I sighed in defeat.  I am the antithesis of Vera Wang style.  Lord, forgive me, for I have sinned.

Then Ashley, one of Vera’s bridal representatives, stepped into the conversation and said, “It’s okay if you’re not a Vera girl.  We think you are a rock star the way you are.  You sell the crap out of her dresses, and that is all we can ask of you.  You just have to look inside yourself and find your inner Vera.  I bet you would be surprised.”

I will always remember what Ashley said to me, because it means that I am perfectly fine as I am.  And isn’t that all the assurance anybody really wants?  She made me remember the larger picture, which is to be true to and take pride in myself.  It reminded me that Vera Wang represents more than a wedding dream, but rather a higher ideal for which all women should strive.  Her message to the world is not only about style, but also about the importance of working passionately, furiously, and incessantly at something you hold sacred.  It’s about feeling like a woman and demanding to be treated as one.  It’s about remembering to be true to the bones of fashion.  It’s about sticking to the basics, and ignoring trendy distractions.  Finding your inner Vera is about reminding yourself that you deserve to have the life of your dreams, and you are worth the work.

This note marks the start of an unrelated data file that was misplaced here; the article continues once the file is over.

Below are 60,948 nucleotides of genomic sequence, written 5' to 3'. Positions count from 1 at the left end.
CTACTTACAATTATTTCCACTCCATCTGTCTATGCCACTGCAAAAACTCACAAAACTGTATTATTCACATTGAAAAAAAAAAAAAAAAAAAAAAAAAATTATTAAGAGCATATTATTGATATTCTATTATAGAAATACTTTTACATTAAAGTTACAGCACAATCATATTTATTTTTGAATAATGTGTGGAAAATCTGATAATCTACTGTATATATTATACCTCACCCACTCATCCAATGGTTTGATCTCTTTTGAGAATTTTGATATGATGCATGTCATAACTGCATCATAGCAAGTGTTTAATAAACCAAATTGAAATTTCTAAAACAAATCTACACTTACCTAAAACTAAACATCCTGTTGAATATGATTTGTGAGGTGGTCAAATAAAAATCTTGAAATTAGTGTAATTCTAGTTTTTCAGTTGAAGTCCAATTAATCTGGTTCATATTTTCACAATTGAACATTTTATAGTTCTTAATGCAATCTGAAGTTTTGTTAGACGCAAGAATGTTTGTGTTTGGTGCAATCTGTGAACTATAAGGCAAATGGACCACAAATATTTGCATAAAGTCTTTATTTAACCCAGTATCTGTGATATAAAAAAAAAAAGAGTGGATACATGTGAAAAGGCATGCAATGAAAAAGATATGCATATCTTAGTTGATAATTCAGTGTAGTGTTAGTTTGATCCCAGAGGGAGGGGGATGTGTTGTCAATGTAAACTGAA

And so, when I am at work or getting dressed for a party, I always ask myself, “What would Vera do?”  Not to remind myself to be like her, but to remind myself to be me.